Chicago Tribune Co. v. University of Illinois
In 2009, the Chicago Tribune was conducting an investigation into allegations that the University of Illinois had a special recruitment track for well connected families. In order to gain information about the scope of this program, the Tribune used freedom of information requests to seeking records related to the program. The university said that it would violate the Family Educational Rights and Privacy Act, a federal law that prohibits disclosure of student academic records, to release information about the scholarship offers. The Tribune sued, and the U.S. District Court for the Northern District of Illinois agreed that FERPA did not prohibit the disclosure of the records in question. The University of Illinois appealed to the U.S. Court of Appeals for the Seventh Circuit.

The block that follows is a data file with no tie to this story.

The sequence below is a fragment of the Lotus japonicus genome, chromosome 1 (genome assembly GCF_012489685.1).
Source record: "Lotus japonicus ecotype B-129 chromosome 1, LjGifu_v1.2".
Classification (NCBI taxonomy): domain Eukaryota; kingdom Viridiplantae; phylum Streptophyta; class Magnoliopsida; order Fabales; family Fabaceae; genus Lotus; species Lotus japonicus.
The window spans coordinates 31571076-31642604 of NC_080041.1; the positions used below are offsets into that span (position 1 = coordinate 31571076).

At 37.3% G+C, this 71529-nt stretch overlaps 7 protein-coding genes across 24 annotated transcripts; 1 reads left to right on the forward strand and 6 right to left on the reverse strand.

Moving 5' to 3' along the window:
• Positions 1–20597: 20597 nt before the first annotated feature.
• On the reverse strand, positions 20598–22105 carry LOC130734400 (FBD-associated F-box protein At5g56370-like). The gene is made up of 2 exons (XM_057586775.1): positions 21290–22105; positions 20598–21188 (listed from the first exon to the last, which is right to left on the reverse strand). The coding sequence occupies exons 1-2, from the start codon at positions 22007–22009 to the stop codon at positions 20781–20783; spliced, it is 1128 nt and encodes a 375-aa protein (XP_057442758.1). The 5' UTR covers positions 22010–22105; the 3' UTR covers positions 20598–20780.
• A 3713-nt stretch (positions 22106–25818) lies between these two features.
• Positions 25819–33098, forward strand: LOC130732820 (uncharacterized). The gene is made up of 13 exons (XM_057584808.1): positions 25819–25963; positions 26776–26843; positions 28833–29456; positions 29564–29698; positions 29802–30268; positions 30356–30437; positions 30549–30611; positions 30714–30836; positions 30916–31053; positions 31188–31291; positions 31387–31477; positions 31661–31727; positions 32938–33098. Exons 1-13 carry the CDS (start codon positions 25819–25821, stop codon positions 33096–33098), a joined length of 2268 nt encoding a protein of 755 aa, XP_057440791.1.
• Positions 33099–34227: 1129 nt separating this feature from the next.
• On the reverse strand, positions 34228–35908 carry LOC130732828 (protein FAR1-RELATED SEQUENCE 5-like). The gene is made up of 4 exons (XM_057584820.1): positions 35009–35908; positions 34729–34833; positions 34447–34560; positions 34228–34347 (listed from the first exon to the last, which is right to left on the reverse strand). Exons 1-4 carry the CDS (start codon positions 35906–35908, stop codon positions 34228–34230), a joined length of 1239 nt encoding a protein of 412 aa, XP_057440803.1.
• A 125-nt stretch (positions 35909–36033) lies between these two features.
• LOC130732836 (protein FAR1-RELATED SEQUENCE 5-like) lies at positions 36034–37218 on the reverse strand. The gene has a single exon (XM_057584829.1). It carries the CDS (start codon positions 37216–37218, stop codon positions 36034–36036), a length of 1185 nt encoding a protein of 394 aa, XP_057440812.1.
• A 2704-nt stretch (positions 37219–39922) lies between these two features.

In 2011, the SPLC and a coalition of media and First Amendment groups filed a brief in support of the Tribune. Universities repeatedly use FERPA to cover up abuses of the public trust and to undermine the clear purpose of state open records laws. The records at issue in this case involved nothing more personal than the name of the student.
In 2012, the Seventh Circuit vacated and remanded the decision with orders to dismiss for lack of subject matter jurisdiction, finding that the entire case was a question of state law and that there was no federal question for the federal courts to answer.